Watching the Sleeping Beauty Act III video with Fonteyn: wow, the speed! So perhaps not 'virtuosic' in the sense of billions of turns and space-age lines, but very exciting. I think that this sheer energy has been lost a bit to technical stuff and 'virtuosity'.

IS there a Royal Ballet style nowadays? British company style seems to be less well-defined than, say, the Russians and the French, whose dancers are mostly home-schooled from the start and not simply 'finished off'.

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IS there a Royal Ballet style nowadays? British company style seems to be less well-defined than, say, the Russians and the French, whose dancers are mostly home-schooled from the start and not simply 'finished off'.

I don't know whether he still feels this way, but in late 2001 Clement Crisp gave an interview in which he gave a very dim assessment of the Royal Ballet:

What are your feelings about the future of the Royal Ballet?

CC: My feelings are of despair. I really think the Royal Ballet has been denatured. The great point about the Royal Ballet was that it had three bases, which were the old classics, in honourable productions; the work of a house choreographer, Ashton and then MacMillan, and Cranko, very important; and a sense of history - Dame Ninette’s own historical perceptions about choreographers like Fokine, Massine, Nijinska, masterworks that people ought to see and know about. As far as I can see, we have now traduced classics: the ‘Swan Lake’ is hideous to look at, the ‘Sleeping Beauty’ was a disaster, malformed, destroyed. I’m glad to see that ‘Coppélia’ came back looking all right, the ‘Nutcracker’ is okay. But of course what has gone is the ability to dance these works properly. There is not a single dancer in that company of native training who I think is fit to dance those ballets.

Not Bussell?

No.

Yoshida?

No. They are no more than First Soloists, essentially, if we look at performances of ‘Swan Lake’, ‘Beauty’, ‘Giselle’, ‘Coppélia’, with the eye of time and by the absolute standard of the world. And this is the thing one could do, from very early on, with performances by Fonteyn, Grey, May, and Shearer, who were all world-quality; and then of Nerina and Beriosova, and then of Seymour and Sibley, and Park. I do not think now there is a single dancer in that company of world quality who has been produced by the native tradition.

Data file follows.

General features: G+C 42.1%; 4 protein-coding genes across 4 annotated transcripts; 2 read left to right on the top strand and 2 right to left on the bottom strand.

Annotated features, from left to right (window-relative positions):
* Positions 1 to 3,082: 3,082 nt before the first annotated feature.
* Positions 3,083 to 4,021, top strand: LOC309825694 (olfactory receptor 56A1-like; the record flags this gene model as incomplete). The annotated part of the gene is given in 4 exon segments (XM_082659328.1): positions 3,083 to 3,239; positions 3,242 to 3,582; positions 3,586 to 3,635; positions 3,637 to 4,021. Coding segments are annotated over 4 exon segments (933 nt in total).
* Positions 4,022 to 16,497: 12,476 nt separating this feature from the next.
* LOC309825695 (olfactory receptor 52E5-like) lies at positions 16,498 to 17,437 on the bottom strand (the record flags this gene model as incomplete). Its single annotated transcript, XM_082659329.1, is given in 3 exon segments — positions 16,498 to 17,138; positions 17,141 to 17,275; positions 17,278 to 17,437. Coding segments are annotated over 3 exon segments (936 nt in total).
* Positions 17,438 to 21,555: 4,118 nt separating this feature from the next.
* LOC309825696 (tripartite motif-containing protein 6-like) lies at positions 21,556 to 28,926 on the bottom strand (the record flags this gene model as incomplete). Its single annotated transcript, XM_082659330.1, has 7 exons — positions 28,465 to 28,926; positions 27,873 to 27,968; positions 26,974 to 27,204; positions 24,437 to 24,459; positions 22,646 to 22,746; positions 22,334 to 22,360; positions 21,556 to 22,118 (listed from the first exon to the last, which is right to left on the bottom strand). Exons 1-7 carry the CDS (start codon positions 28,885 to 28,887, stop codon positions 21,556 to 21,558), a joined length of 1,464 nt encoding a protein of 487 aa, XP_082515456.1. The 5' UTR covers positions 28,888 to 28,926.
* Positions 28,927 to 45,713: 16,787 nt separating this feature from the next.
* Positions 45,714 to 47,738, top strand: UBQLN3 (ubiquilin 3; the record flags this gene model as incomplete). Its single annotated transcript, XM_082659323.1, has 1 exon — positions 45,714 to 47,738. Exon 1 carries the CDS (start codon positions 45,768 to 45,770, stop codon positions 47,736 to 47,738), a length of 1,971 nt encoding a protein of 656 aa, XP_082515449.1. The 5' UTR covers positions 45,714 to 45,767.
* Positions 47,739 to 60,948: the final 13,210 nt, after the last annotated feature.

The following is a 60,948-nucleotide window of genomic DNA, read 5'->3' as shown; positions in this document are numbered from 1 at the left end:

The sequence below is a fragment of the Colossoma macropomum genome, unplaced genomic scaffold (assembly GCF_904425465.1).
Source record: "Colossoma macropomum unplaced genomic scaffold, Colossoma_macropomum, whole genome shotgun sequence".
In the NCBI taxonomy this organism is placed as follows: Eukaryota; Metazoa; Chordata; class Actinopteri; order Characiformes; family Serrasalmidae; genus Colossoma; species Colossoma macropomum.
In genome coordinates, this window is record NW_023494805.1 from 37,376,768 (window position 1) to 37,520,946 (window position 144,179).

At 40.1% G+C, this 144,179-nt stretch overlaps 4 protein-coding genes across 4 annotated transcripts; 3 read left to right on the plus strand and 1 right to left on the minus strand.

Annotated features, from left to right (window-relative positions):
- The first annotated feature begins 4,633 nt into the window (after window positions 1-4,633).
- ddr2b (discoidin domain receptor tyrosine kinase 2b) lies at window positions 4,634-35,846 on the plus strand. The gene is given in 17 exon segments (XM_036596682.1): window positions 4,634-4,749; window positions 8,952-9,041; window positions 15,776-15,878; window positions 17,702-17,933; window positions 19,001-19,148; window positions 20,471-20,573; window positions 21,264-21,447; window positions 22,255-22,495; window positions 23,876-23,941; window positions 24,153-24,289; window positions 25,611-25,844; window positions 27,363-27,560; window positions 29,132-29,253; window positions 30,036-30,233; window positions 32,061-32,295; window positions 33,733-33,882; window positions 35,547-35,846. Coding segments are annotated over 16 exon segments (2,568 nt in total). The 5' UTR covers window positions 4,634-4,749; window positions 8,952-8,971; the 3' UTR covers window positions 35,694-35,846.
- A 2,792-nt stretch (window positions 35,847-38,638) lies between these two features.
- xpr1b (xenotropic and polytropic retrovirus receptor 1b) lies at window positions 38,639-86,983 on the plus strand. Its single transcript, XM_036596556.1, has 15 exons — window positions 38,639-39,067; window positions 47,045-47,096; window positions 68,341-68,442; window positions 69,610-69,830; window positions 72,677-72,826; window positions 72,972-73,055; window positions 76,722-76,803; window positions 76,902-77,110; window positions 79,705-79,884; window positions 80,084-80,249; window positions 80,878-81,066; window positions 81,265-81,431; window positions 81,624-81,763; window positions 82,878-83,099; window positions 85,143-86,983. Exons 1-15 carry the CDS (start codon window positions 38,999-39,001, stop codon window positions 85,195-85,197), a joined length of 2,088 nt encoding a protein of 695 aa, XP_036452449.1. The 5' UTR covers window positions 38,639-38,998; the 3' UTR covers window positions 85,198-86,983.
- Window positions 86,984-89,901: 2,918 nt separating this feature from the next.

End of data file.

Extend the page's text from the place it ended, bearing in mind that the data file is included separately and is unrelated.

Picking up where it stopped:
The interesting thing is that they did get Mukhamedov, and now they’ve got Tamara Rojo, which is wonderful. They have Cojocaru, Acosta, Kobborg.

But these are all outsiders.

Yes.

It’s Dowell’s fault, and Park’s at the school.

Yes, indeed, and the school.

A 70th birthday lunch with Clement Crisp

Of course, the situation is not exactly the same as it was five years ago, and the people in charge have changed, but no doubt many of the issues and problems remain.

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Actually, the situation has changed markedly, including the Ashton Centennial in 2004 that raised the company's level with those ballets (merely by having them danced frequently. Imagine that.) and importantly the appointment of Monica Mason to Artistic Director in 2002. It may not yet be a bed of roses, but there does seem to be a consensus that Mason has greatly improved the situation at the Royal Ballet from where it was in 2001.

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How about THIS (from Crisp):

At its best, English lyricism can be very beautiful, you see it in the work of Ashton. My prejudices contra are pretension, messages, the week’s good cause, flat feet, unstretched bodies, dancers with no necks. Unmusical dancers. Dancers who are not old enough - sending out boys to do men’s work, sending out girls to do women’s work.
This must be true because, as Crisp tells his interviewers,
I don't have a temper of course, I am the soul of sweetness and light.
Did somebody put a grumpy pill in that champagne he served for lunch? :clapping:

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IS there a Royal Ballet style nowadays? British company style seems to be less well-defined than, say, the Russians and the French, whose dancers are mostly home-schooled from the start and not simply 'finished off'.
Do you have an accent? You don't but I do -- or is it vice versa?